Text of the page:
University of Bristol study aims to help bring gigs back

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By Greg Evans, Digital Music Editor

The study aims to provide a science-based pathway for public venues to reopen.

A new research project involving researchers at the University of Bristol, and supported by Public Health England, has been established to investigate the transmission of respiratory particles in performance venues.

PERFORM (ParticlatE Respiratory Matter to InForm Guidance for the Safe Distancing of PerfOrmeRs in a COVID-19 PandeMic) is a collaborative study between Imperial College London, University of Bristol, Wrexham Park Hospital, Lewisham and Greenwich NHS Trust, Royal Brompton Hospital and ARUP.

It is hoped this research will provide a science-based pathway for the safe re-opening of performance spaces during the coronavirus pandemic.

Live performance in the UK stopped on March 20th due to public venue closures: Guy Marcham | Epigram

Live performance in the UK ground to a halt with the closure of public venues on March 20th, putting many people out of work, from visual artists to sound technicians.

As of 2018 there were approximately 296,000 people employed in the music, performing and visual arts sector in the UK, and in Bristol alone it is estimated that 6,000 people are directly employed within the industry.

The freelance nature of much of the employment within the sector, as well as the government’s furlough scheme ending in October, means this research will be significant in ensuring the safe return of live performance in the UK.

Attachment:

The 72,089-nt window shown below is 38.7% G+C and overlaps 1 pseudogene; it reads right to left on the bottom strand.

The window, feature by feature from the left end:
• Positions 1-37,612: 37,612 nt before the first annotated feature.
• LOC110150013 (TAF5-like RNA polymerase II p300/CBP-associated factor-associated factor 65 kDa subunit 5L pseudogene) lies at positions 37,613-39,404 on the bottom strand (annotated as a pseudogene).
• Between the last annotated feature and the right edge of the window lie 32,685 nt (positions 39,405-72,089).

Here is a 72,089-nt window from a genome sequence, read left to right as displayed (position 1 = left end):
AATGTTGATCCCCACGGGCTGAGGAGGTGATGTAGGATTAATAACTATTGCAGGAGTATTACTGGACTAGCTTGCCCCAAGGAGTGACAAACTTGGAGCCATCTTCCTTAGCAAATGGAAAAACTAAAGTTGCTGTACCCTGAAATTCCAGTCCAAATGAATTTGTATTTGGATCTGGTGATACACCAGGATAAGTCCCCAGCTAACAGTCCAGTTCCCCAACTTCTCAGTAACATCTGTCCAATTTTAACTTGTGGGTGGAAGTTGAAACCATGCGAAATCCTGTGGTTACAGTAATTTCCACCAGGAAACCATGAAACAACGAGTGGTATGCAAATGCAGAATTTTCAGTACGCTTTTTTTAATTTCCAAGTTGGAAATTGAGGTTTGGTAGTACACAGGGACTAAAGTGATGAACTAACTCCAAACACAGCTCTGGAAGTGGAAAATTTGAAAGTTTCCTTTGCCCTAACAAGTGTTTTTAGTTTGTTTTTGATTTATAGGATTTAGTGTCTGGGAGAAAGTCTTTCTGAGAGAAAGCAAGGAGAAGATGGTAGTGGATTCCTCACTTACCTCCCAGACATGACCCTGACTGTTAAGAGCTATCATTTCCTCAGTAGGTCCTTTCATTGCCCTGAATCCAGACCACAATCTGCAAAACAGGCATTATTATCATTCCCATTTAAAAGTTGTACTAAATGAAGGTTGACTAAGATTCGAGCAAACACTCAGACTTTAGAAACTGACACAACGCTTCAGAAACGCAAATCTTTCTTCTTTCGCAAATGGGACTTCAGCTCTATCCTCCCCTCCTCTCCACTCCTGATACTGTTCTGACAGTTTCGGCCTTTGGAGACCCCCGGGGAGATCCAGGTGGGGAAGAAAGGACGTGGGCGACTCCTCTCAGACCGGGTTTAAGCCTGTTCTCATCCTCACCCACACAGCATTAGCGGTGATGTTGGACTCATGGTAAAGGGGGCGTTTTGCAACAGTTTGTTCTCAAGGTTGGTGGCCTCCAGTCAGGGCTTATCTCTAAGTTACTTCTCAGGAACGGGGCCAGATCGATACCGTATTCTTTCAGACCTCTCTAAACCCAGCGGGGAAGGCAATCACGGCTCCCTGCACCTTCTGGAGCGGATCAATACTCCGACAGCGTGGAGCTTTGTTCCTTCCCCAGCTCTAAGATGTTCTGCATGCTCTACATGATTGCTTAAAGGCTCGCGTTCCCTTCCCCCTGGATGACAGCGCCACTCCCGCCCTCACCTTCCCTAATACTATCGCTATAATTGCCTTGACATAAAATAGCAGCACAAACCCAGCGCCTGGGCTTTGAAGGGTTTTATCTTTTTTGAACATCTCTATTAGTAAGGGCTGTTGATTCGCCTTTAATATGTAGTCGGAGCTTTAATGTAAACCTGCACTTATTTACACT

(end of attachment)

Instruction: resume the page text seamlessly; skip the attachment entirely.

The PERFORM research will study the volume of respiratory particles produced by speaking, singing and the playing of wind instruments within performance spaces.

It will also look at the effects of performance length, venue size, venue temperature, ventilation systems and the distance between performers and their audience.

Jonathan Reid, a Professor at the University of Bristol’s School of Chemistry said: ‘We hope our research will provide a rigorous scientific basis for a plan of action to enable arts venues to operate safely for both the performers and audience.’

With University students already returning to the city, the re-opening of live-music venues is greatly anticipated across Bristol.

It is hoped this research will provide guidelines that prioritise public safety, as the performing arts industry navigates the coronavirus pandemic.

Featured: Epigram / Jenny McDowell-Langford / Guy Marcham


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